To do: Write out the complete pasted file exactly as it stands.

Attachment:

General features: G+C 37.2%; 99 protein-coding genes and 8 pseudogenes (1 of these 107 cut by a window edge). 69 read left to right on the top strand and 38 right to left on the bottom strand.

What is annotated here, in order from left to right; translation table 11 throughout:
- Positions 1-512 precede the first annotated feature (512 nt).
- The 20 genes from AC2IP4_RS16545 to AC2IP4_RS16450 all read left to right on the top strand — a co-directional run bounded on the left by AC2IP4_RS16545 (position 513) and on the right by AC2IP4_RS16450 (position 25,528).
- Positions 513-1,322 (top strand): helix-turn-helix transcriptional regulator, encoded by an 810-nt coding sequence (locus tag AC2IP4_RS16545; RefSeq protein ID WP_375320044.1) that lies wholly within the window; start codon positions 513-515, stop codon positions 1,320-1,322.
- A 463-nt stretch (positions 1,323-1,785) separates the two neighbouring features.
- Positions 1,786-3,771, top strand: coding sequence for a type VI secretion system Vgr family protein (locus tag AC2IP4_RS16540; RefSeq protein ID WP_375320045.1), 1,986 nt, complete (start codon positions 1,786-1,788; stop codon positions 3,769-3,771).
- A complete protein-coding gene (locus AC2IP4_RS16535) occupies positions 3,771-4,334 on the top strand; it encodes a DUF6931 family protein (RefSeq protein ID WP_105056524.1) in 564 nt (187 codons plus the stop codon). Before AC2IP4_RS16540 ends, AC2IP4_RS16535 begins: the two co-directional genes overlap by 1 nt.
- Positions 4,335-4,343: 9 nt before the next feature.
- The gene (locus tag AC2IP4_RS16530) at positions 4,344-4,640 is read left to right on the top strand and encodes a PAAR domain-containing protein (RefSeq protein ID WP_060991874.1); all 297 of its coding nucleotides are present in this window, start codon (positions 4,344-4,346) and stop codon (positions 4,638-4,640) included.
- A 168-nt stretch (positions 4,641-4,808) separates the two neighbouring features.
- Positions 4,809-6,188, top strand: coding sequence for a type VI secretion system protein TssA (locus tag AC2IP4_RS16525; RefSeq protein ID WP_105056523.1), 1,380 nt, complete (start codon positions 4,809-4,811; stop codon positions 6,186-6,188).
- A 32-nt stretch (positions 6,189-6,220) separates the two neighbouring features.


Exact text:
General features: G+C 37.2%; 99 protein-coding genes and 8 pseudogenes (1 of these 107 cut by a window edge). 69 read left to right on the top strand and 38 right to left on the bottom strand.

What is annotated here, in order from left to right; translation table 11 throughout:
- Positions 1-512 precede the first annotated feature (512 nt).
- The 20 genes from AC2IP4_RS16545 to AC2IP4_RS16450 all read left to right on the top strand — a co-directional run bounded on the left by AC2IP4_RS16545 (position 513) and on the right by AC2IP4_RS16450 (position 25,528).
- Positions 513-1,322 (top strand): helix-turn-helix transcriptional regulator, encoded by an 810-nt coding sequence (locus tag AC2IP4_RS16545; RefSeq protein ID WP_375320044.1) that lies wholly within the window; start codon positions 513-515, stop codon positions 1,320-1,322.
- A 463-nt stretch (positions 1,323-1,785) separates the two neighbouring features.
- Positions 1,786-3,771, top strand: coding sequence for a type VI secretion system Vgr family protein (locus tag AC2IP4_RS16540; RefSeq protein ID WP_375320045.1), 1,986 nt, complete (start codon positions 1,786-1,788; stop codon positions 3,769-3,771).
- A complete protein-coding gene (locus AC2IP4_RS16535) occupies positions 3,771-4,334 on the top strand; it encodes a DUF6931 family protein (RefSeq protein ID WP_105056524.1) in 564 nt (187 codons plus the stop codon). Before AC2IP4_RS16540 ends, AC2IP4_RS16535 begins: the two co-directional genes overlap by 1 nt.
- Positions 4,335-4,343: 9 nt before the next feature.
- The gene (locus tag AC2IP4_RS16530) at positions 4,344-4,640 is read left to right on the top strand and encodes a PAAR domain-containing protein (RefSeq protein ID WP_060991874.1); all 297 of its coding nucleotides are present in this window, start codon (positions 4,344-4,346) and stop codon (positions 4,638-4,640) included.
- A 168-nt stretch (positions 4,641-4,808) separates the two neighbouring features.
- Positions 4,809-6,188, top strand: coding sequence for a type VI secretion system protein TssA (locus tag AC2IP4_RS16525; RefSeq protein ID WP_105056523.1), 1,380 nt, complete (start codon positions 4,809-4,811; stop codon positions 6,186-6,188).
- A 32-nt stretch (positions 6,189-6,220) separates the two neighbouring features.